Pythonistas need Pythonista!

Posted on Sun 27 July 2014 in blog

If you consider yourself a Pythonista, you’ve probably been frustrated by the difficulty involved in getting to work in Python on iOS devices. I just stumbled upon a really cool answer to your prayers in the form of Pythonista. It’s not brand new - it looks like it came out last year - but I just found out about it and flipped my proverbial wig.

Pythonista is a sandboxed Python 2.7 development environment for iOS. It borrows a page from the playbook of earlier sandboxes like Codea. and manages to skirt Apple’s rules for what you can do on the device while still allowing plenty of power. It includes a script editor (a pretty slick one for iOS, by the way) ,an interactive environment, and a bunch of libraries to make development really useful. Among the ‘batteries’ included are heavy hitters like pil,numpy and matplotlib, along with a few cool little things like a text-to-speech module and tools for dealing with the iOS console.

The most impressive inclusions are the scene and ui modules: custom modules devoted to iOS drawing and UI. Ironically, it’s easier to develop a GUI application on your iPad using Pythonista than it is to do it on a desktop machine - the app even comes with a UI builder tool similar to QT’s interface builder (not nearly as deep or complex, of course, but iOS UI is less complex than desktop). You can read multiple touches. You can even do hardware accelerate drawing - nice for things like a finger-sketching program. Since Pythonista includes pil, you can even do stuff like image processing:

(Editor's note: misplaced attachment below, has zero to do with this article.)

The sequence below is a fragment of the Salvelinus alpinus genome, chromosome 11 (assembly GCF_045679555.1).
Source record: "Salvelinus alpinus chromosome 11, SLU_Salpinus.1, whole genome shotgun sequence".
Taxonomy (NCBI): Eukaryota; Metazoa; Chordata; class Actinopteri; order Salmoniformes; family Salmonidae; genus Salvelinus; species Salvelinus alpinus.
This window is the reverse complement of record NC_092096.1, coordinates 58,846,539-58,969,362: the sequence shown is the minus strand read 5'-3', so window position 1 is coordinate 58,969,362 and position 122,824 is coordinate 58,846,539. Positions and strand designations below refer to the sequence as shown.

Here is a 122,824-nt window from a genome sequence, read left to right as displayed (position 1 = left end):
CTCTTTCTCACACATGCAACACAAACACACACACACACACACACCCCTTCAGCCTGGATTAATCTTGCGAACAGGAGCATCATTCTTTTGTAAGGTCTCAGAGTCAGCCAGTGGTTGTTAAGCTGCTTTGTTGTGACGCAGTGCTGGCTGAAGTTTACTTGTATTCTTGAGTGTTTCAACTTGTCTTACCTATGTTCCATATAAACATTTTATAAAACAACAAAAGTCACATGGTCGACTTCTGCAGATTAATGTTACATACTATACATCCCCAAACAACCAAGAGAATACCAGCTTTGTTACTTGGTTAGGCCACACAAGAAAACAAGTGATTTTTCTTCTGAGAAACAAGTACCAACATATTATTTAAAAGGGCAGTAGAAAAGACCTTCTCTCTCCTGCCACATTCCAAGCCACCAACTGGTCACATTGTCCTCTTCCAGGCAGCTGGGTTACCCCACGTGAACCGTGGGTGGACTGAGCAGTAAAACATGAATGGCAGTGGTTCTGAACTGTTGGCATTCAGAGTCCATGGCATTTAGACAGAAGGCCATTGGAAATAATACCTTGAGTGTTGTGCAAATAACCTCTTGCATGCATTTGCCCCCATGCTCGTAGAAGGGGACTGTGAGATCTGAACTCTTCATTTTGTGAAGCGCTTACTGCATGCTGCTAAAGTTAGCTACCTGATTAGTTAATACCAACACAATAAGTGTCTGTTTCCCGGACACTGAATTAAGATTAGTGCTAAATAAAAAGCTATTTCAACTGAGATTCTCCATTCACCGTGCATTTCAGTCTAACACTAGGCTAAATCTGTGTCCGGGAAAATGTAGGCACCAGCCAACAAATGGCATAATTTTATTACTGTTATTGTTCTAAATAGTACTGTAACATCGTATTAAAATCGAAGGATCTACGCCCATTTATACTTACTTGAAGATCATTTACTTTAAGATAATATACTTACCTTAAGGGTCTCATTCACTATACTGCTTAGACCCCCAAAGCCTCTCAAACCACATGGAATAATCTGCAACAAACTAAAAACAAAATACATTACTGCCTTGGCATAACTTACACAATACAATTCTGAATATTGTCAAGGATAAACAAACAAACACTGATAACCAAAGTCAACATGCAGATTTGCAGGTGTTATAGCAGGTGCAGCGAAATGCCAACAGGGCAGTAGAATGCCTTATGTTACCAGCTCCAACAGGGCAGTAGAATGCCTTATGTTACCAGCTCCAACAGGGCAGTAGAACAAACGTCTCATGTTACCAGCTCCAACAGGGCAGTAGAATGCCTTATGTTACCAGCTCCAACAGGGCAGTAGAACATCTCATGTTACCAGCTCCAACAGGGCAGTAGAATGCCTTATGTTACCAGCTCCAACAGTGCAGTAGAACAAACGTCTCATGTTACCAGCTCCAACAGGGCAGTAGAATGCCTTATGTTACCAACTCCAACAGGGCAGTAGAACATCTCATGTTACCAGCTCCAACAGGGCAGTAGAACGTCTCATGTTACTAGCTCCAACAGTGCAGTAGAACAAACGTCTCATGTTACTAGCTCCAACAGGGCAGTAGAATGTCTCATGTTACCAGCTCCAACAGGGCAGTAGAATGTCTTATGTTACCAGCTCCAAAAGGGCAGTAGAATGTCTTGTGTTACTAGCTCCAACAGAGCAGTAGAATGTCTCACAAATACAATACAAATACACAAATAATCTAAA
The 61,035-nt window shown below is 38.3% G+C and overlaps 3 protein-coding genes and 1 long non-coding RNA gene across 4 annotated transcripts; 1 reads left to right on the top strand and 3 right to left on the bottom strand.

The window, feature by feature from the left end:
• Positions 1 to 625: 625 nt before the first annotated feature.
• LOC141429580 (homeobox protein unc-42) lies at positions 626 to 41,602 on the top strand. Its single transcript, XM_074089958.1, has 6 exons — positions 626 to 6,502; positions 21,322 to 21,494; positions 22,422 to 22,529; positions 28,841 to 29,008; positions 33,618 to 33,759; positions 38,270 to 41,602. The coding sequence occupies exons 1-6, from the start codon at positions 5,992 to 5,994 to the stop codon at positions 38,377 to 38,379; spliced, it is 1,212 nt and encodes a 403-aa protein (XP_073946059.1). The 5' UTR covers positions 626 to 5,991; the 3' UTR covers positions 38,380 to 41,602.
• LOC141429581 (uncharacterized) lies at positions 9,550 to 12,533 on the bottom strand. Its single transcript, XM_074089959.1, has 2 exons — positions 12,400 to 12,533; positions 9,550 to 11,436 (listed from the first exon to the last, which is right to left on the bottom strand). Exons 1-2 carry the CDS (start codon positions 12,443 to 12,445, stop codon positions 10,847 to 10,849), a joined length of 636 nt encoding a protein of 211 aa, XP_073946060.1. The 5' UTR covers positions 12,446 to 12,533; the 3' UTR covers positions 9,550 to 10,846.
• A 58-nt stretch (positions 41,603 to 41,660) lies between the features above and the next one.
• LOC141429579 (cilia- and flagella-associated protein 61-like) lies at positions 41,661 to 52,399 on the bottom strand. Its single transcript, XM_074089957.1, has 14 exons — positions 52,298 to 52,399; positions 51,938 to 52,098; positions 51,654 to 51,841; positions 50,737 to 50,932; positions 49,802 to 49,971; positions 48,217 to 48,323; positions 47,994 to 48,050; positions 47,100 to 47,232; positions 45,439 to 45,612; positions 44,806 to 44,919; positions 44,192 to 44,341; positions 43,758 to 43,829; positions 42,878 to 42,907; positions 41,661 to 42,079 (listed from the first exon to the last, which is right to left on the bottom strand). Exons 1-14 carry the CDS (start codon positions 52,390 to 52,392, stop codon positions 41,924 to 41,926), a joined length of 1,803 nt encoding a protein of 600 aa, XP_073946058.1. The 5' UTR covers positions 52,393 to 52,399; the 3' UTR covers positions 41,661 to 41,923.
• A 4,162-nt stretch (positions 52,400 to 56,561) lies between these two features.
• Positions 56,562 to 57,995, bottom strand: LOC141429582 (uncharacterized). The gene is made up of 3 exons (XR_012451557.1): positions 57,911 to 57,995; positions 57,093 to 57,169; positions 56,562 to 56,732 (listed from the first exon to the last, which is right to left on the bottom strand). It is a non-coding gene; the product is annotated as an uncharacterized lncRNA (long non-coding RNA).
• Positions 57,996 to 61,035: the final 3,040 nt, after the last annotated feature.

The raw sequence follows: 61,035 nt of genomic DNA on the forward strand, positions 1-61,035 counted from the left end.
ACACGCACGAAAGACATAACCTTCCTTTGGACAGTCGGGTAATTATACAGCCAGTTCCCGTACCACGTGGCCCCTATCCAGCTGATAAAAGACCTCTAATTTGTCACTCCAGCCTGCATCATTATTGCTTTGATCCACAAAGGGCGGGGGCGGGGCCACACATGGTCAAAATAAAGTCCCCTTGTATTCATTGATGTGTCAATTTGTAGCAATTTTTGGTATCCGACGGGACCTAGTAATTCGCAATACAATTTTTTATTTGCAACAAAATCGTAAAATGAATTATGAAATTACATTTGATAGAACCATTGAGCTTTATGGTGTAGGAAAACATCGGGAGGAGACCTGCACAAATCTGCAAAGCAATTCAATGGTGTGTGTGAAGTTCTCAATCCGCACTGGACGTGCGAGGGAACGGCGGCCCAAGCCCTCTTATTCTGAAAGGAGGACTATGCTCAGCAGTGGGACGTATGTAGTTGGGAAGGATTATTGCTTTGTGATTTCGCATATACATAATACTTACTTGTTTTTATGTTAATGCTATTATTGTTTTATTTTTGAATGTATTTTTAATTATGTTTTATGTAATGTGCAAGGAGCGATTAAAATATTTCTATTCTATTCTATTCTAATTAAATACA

Pythonista’s main limitation is that it’s not possible to add external modules to the library in the usual ways: setuptools and pip aren’t available. You can manually install pure-python modules by copy-paste-save, and there are few installation tools floating around on the web such as pipista and Pypi. (As an aside: here’s a handy collection of Pythonista snippets and links). Modules with binary dependencies — such as the perforce api — are off-limits; I’m not sure it it would be possible to use .pyd’s that were properly compiled for iOS or if the security sandbox won’t allow arbitrary binary code at all.

All in all, it’s pretty cool stuff for any Pythonerd. My big project right now is a touch based inteface on the iPad to control a BrickPi Mindstorms robot, but at some point I think an asset-database / issue tracker client on the iPad would be a handy tool for our production team .

All in all, pretty cool for $6.99!